Anomaly Amsterdam to Help Fashion Brand Diesel ‘Be Stupid’ Again in 2017

By Patrick Coffee 

We primarily know Diesel for its signature distressed (read: hipster as hell) jeans and the ubiquitous, sometimes puzzling subway posters that happen to be Mark Duffy’s least favorite ads from anywhere, ever.

But the brand now wants a global-scale refresh for the ecommerce age, and it has hired Anomaly Amsterdam to do the work.

The press release tells us that client and agency rekindled their relationship in “recent months” more than 6 years after Anomaly New York created the possibly classic “Be Stupid” campaign. This all went down before the MDC Partners shop expanded to Europe, got to know some puppies for Budweiser and won over the guys at Beats [by Dre].

Diesel went for a global rebranding earlier this year with the help of New York agency Spring Studios, but the “stuff every possible social media thing in there for the kidz” campaign didn’t lead to a longer relationship with that organization, and the client went back to something more familiar instead. Check out this emoji fire hot mess.

The release is intentionally obscure about what form the new ads will take, but Anomaly Amsterdam partner and chief strategist Amanda Fève hints at its goals with this quote:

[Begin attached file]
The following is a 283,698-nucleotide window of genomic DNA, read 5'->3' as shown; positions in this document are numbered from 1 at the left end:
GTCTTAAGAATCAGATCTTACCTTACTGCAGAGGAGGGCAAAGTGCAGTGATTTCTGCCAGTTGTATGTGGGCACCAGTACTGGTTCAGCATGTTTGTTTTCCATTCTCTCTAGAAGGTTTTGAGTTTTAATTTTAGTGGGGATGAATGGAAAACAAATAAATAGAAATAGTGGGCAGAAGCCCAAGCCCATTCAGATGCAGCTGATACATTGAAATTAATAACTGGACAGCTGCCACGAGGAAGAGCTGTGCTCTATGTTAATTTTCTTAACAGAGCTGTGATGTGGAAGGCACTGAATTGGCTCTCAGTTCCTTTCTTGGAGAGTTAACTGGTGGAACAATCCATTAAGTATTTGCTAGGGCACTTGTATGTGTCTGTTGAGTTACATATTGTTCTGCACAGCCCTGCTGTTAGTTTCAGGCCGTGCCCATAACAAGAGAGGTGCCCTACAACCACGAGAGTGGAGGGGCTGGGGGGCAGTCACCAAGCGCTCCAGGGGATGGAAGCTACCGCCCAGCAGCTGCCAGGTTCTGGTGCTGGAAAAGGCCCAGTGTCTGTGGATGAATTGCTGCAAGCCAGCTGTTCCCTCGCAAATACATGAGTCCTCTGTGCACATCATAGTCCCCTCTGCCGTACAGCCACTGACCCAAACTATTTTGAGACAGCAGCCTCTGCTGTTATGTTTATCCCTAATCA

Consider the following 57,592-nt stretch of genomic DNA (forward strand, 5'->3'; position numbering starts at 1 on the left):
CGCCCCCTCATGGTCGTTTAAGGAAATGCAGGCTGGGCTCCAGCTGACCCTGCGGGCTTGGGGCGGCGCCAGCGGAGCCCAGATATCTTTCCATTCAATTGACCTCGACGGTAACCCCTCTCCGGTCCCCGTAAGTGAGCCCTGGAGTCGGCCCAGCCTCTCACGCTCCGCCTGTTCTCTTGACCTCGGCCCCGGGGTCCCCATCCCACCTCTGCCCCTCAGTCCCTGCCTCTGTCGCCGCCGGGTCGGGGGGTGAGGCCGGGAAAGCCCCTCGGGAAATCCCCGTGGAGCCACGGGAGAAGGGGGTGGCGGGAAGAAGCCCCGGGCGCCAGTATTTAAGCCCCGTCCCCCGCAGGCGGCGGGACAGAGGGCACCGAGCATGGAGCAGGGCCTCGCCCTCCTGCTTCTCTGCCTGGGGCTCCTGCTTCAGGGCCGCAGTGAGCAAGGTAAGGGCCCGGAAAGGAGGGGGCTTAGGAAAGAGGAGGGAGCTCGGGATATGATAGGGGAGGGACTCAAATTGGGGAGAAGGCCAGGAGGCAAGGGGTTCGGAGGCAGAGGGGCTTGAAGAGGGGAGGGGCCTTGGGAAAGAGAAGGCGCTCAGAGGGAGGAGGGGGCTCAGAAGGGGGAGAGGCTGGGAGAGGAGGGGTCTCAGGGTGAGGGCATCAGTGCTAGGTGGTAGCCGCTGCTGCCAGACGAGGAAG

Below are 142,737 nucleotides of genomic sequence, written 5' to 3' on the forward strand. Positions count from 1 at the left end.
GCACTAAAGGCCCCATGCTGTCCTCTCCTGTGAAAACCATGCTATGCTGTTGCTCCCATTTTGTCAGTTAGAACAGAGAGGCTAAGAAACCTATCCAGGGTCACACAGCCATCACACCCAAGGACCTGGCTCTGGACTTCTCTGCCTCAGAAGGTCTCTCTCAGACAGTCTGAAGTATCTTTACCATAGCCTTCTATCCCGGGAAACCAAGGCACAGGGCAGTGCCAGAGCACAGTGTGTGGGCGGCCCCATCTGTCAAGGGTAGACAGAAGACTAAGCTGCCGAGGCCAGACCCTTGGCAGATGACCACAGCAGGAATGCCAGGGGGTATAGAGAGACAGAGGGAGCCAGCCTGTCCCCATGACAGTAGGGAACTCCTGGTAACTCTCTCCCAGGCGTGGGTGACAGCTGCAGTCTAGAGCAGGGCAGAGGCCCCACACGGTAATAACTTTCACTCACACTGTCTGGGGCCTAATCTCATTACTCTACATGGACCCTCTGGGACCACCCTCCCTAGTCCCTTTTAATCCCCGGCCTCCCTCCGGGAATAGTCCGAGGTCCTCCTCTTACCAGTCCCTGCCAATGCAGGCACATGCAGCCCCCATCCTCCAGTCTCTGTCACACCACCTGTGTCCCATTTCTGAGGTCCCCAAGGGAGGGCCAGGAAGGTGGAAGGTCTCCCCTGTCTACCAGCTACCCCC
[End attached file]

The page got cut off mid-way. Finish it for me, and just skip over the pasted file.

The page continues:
“Back in the day when people still shopped in stores, phones weren’t smart, and shock and controversy were the exception – not the norm – it was easier for brands to stand out. Together we have developed a marketing strategy that translates Diesel’s appetite for bravery and provocation to today’s world, that will reassert the brand as a leading voice in culture.”

Another one from the client’s artistic director Nicola Formichetti:

“Diesel’s success rests on its ability to reinvent itself to stay relevant and compelling without being locked in a beautiful past. We were looking for a partner that understands the changing consumer landscape, and thinks of innovative solutions beyond advertising, and we found that in Anomaly.”

The release also says the work from “these two like minded bold, creative companies” will be “worthy of 2020 consumers.” We predict lots of hairless models who look about 19 years old checking iPhones in their underwear.